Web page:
Using A Phone In A Theater Is Evil, But iPhone Theater Mode Could Be A Good Thing

Senior Entertainment Writer
01.04.17 11 Comments
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In late December, I finally saw Hamilton. I know, I know: finally may seem a little hyperbolic for a Broadway show in which tickets are still almost impossible to get. But, as a resident of New York City, it was bananas how many people I knew who had flown in town to see the show and yet somehow I still couldn’t get tickets. Last May, that finally changed when the Hamilton Twitter account sent out a notification that a plethora of tickets had just been released. So, with that, I was now a Hamilton ticket holder – all I had to do was wait seven months.

When my girlfriend and I arrived at the theater, we had almost comical seats in the last row of the balcony – a row that’s so squeezed in that it consisted of only two seats. Whatever! It didn’t matter, we were in the building: Nothing could ruin the experience. Well, except the man in front of us who was on his phone for the entire first half of the show.

According to a Sonny Dickson tweet, the next iOS update will include a “theater mode,” with specifics that aren’t quite clear yet, but has led to a lot of speculation and dread. When I first read this, my gut reaction was, “This is stupid.” But I started thinking about this a little more and, begrudgingly, I might be willing to give this a chance.

But first, who goes to Hamilton and spends their time on a phone? You are literally at the toughest ticket in town, yet sending constant text messages are more important? We put up with it for the entire first half of the show. As the lights went down for the second half, out came this man’s phone again, texting away. Finally, my girlfriend whispered to him, asking if he could put the phone away – to the point I didn’t even hear her do it. The man responded calmly that he would and apologized.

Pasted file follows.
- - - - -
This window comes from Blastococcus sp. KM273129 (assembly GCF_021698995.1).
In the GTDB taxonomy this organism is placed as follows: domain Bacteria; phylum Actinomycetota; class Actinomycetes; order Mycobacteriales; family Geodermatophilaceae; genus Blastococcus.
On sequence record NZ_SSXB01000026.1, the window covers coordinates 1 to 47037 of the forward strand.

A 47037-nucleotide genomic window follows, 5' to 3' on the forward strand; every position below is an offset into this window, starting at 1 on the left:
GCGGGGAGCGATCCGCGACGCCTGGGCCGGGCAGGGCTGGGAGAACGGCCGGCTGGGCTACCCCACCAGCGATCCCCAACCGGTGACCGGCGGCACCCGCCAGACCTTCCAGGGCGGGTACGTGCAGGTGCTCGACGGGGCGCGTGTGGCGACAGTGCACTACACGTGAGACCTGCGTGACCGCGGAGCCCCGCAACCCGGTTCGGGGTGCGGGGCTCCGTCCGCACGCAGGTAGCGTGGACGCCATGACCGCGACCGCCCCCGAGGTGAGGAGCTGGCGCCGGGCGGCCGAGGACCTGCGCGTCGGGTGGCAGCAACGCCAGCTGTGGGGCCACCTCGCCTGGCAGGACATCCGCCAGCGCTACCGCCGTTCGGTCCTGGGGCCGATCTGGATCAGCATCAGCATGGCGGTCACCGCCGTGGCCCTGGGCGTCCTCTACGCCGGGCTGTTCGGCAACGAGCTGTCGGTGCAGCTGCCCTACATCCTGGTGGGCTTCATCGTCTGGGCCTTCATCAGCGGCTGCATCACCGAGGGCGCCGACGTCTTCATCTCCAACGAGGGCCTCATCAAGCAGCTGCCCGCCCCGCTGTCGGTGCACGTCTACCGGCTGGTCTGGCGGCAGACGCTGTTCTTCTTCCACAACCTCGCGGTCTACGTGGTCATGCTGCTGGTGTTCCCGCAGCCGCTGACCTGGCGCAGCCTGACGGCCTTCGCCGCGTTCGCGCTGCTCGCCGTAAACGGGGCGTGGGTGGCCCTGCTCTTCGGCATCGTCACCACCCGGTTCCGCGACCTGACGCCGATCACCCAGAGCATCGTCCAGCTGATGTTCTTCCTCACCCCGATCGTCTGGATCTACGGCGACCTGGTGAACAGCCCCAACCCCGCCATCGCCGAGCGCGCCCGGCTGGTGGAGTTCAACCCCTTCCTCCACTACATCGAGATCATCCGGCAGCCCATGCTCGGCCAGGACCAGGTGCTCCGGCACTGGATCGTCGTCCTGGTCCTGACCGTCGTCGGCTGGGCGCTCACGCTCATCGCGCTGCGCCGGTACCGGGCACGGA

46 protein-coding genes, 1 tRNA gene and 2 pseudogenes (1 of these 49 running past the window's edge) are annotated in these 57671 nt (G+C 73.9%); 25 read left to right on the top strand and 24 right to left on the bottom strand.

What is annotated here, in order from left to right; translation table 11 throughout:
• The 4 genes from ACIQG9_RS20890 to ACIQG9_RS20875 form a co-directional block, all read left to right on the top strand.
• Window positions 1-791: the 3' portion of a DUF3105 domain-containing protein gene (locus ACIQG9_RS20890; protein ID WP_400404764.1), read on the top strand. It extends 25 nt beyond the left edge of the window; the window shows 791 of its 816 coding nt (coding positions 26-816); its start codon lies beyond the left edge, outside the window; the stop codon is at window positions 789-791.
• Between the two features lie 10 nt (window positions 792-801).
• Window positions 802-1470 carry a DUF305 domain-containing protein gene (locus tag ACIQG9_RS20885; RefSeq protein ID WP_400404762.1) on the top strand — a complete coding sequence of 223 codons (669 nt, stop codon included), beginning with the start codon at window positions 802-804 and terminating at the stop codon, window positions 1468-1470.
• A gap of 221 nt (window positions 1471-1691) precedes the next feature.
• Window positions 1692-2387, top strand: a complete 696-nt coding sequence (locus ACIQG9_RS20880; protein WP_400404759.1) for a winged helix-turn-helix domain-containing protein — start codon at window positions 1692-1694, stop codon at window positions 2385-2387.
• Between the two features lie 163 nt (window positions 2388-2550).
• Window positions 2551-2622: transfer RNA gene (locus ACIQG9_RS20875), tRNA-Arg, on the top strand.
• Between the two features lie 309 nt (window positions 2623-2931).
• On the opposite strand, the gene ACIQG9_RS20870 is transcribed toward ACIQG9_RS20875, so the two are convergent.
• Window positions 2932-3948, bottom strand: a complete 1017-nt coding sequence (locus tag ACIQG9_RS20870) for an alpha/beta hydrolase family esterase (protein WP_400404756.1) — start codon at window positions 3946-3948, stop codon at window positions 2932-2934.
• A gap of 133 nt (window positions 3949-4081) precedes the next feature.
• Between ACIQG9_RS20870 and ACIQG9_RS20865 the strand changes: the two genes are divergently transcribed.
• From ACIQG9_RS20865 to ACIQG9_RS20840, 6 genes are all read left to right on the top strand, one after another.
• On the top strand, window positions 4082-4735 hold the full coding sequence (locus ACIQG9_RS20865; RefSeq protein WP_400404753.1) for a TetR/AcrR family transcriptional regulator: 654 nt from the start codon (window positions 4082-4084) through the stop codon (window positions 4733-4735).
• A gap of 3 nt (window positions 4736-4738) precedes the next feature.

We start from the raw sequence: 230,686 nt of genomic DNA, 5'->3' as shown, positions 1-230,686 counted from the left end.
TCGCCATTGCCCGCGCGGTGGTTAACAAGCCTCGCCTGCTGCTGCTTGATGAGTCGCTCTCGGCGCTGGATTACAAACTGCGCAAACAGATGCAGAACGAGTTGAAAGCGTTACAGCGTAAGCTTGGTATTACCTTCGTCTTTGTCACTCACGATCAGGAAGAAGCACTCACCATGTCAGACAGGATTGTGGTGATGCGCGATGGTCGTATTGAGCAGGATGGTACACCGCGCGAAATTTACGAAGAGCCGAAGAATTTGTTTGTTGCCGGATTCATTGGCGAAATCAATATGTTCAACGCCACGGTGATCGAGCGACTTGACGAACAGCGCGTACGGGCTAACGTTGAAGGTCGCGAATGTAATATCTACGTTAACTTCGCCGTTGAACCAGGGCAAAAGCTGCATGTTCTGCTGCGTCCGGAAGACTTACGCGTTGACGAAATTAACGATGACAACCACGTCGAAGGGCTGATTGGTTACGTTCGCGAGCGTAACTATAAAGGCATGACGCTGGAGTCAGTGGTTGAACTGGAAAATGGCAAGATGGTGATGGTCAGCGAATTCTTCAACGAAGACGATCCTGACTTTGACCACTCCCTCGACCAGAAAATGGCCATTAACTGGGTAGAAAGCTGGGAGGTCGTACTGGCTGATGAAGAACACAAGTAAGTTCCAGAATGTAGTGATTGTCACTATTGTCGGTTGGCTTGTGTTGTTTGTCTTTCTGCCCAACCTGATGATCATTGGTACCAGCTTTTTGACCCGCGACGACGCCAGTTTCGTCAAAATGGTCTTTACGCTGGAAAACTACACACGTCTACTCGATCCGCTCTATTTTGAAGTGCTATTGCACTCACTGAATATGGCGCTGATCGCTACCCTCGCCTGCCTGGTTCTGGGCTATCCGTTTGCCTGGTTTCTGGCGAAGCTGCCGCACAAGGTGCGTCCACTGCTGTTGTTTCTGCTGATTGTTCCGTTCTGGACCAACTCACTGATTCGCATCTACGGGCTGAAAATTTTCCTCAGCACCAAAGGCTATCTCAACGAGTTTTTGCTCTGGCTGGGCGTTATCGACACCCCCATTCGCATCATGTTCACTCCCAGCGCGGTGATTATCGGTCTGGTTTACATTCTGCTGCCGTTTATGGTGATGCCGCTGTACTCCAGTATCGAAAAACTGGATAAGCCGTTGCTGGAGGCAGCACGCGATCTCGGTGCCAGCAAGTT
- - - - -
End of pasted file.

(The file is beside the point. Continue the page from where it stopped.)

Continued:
That last sentence is, of course, a lie. The man made a huge scene. “You don’t know what I’ve got going on!,” he screamed as he chugged his plastic cup of white wine. At this point I then said, “Dude, turn off your phone.” He yelled back, “You shut your mouth!”

In an uncharacteristic move for me (I do not like confrontation, or most conversations in general) I fired back, “Oh, what are you going to do? Now shut off your phone.” I’m not sure what that even meant, but the end result (an usher had to be called) is this man didn’t get on his phone again for the rest of the show. (I thought about his line, “You don’t know what I have going on,” and tried to think of the worst possible thing. Like, what if his wife was dying and he was getting updates? But then I concluded if that were the case, he probably shouldn’t have been at Hamilton in the first place.)

The point of all this is I finally got to see Hamilton and this man tried to ruin it for us because he was on his phone for the entire first half. And then we had to confront him, which ended in him making a scene. Even after it was over, it was hard to think about anything other than a 60-something-year-old man telling me to shut my mouth. I despise the use of cell phones in theaters: it’s rude and it’s unbelievably distracting. But it’s also a fact of life now.

Yes, yes, I know: What about something like Alamo Drafthouse, which has strict bans against cell phone use? I’m well aware. And a brand new Alamo just popped up in Brooklyn and it’s great. But I don’t live in Brooklyn. It would take me about an hour to get to that Alamo Drafthouse and it’s just not practical for every movie I want to see. (And for my job I don’t get to pick the theater. Most screenings I’m at are for media members only, who are, for the most part, pretty good about not using their phones. But sometimes these screening have test audiences and they aren’t as good about not using their phones.)

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